Pictorial, verbal and instrumental processes of transformation
Mit: Norbert Schneider, Hanneke J.S. Grootenboer, Bettina Gockel, Otto Sibum, Marian Hobson, Erna Fiorentini, Kelley Wilder, Werner Busch, Susanne Keller, Petra Lange-Berndt, Karin Leonhard, Gottfried Korff, Monika Wagner
It is generally acknowledged among scholars that representations of natural objects – whether pictorial, graphic or verbal, and whether executed with or without the help of instruments – do not merely illustrate knowledge. Particularly, representations of lifeless objects of nature, such as in the artistic genre of the still life, but also in diagrams, schematic models or literary descriptions – are in fact recognized to have more complex contents.
Historians of science consider these representations in terms of their capacity to convey to the beholder the experience and the results of scientific observation. In art history, such images have been investigated with particular attention to their symbolic and iconological, semiotic and hermeneutic contents.
In both cases, emphasis has thus been put on the representations themselves as the final products of observation. Generally neglected as a specific category to be studied, however, are the processes that generate these representations – that transform, as it were, the pulsating, ‘real’ life into a crystallized, motionless universe of its own, into ‘still lives’ able to transport knowledge and to modify or even condition the perception and comprehension of natural objects.
The conference focuses therefore on these processes of transformation and aims at exploring their nature and epistemological significance in an expanded frame, which should bring together the problems of both artistic and scientific representation.
The leading questions are the following:
- First, what meaning assume different practices of observation and recording, such as ways of collecting and displaying details, the use of verbal annotations and their relation to the pictorial element, and, last but not least, the recourse to instruments for representation – how do they function as correctives for the limits of human perception, or as programmatic resources?
- Second, what happens to the objects during these processes? How far do individual and local contexts influence the modifications they undergo? Indeed, an object and the processes of its representation may have one meaning in one context, say, that of a particular methodological approach, and be invested with another meaning in other contexts, for example from the standpoint of the social history of things.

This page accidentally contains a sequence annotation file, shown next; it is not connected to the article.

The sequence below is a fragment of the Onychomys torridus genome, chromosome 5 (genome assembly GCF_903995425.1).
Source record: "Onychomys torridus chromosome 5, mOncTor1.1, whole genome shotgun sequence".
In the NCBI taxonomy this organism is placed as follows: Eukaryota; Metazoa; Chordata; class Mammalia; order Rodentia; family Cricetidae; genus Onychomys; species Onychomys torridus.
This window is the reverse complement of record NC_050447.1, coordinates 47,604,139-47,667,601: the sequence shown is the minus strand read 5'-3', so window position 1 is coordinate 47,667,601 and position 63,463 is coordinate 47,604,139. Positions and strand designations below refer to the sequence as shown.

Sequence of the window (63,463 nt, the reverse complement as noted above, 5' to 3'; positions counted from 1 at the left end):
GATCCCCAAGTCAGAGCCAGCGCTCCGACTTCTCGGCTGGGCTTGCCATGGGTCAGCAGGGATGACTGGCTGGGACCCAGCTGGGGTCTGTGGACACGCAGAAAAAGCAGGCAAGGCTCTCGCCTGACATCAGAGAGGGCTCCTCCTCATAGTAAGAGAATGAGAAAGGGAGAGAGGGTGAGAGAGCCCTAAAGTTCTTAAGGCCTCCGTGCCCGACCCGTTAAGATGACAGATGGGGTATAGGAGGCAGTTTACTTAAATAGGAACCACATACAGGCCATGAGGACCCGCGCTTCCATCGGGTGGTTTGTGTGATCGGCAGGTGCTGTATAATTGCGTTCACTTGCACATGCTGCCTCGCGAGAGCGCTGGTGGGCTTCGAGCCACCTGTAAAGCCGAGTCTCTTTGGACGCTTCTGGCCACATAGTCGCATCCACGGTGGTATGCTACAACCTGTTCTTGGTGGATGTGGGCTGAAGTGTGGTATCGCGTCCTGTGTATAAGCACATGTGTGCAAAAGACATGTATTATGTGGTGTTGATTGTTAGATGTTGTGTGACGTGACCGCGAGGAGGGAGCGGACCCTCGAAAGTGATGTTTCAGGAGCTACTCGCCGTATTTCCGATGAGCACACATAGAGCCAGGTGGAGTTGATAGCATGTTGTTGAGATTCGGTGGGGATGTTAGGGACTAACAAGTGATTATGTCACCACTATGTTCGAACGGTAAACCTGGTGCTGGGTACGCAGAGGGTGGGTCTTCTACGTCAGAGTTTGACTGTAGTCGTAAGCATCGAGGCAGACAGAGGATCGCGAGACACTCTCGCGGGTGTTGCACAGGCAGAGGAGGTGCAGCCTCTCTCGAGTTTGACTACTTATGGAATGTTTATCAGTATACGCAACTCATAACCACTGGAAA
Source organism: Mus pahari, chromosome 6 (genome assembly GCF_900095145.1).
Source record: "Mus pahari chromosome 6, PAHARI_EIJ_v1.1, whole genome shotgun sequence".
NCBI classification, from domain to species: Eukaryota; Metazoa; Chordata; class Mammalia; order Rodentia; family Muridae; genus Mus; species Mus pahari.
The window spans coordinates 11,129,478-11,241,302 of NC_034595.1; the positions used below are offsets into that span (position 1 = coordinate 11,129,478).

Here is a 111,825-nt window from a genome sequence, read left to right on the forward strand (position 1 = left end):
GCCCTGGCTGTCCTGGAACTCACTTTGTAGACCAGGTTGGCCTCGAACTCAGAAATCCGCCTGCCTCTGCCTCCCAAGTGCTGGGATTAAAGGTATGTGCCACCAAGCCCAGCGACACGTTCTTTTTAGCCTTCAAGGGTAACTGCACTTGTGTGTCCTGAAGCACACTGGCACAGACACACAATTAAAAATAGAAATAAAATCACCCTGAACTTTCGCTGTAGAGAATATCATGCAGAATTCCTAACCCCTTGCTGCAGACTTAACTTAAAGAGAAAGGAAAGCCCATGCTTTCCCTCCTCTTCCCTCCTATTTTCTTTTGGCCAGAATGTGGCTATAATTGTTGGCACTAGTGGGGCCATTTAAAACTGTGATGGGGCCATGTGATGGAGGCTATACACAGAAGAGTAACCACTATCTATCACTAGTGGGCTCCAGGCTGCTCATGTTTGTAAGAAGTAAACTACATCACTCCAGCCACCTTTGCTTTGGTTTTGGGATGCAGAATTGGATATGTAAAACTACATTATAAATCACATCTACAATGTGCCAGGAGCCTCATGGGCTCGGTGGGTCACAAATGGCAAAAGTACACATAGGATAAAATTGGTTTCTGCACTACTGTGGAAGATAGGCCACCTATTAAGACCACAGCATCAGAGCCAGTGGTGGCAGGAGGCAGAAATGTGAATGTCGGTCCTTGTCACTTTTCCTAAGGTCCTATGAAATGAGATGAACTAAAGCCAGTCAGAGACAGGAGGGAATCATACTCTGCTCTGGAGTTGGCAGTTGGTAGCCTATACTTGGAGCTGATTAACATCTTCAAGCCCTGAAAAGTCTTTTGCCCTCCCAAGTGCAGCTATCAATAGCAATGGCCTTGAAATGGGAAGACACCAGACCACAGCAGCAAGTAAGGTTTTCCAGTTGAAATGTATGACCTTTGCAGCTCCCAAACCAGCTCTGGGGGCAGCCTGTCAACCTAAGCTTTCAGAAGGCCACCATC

- Third, do natural objects in scientific and artistic representations fill the requirements of magical purposes, and do they transport different psychic energies – if any – depending on their being represented by images or texts, or on the adoption of instruments to make them perceptible?
- Finally, considering all these aspects will enable us to debate more general questions in the light of the investigated conditions and practices of image production: Do such representations generate objective knowledge about natural objects alone, or do they rather open perspectives on these objects that are imaginative and fantastic as well? What would be the relationship of these two functions then, one of competition or rather of complementarity?
The conference aims at a comparative approach embracing the empirical inclination of the 17th and 18th centuries, the Romantic disposition of the early 19th century, and the later positivistic orientation. In these periods, the emergence of empirical approaches to the objects of nature and the meaning of natural objects as miraculous appearances with magic power were central phenomena in both the arts and the sciences; both had powerful and manifold consequences for the processes of representation.
Focussing on the figurative, textual and instrumental processes of representation of natural objects we expect to eventually add to the controversial discussion of the concept of a cultural ‘watershed period around 1800’, and thus contribute to reach a more fine-grained picture of the relationship between the modern and the early-modern eras.
Initiator: Teilprojekt A2 "Protomodern Vision"
Sfb 626 Aesthetic Experience and the Dissolution of Artistic Limits, Freie Universität Berlin
Concept: Erna Fiorentini (Freie Universität Berlin / Max-Planck-Institut für Wissenschaftsgeschichte Berlin)
Bettina Gockel (Universität Tübingen)
Coordination: Friedrich Weltzien (Sfb 626, FU Berlin)
Funded by: Deutsche Forschungsgemeinschaft (DFG)
Zeit & Ort
01.12.2006 - 02.12.2006
Clubhaus der FU Berlin, Goethestr. 49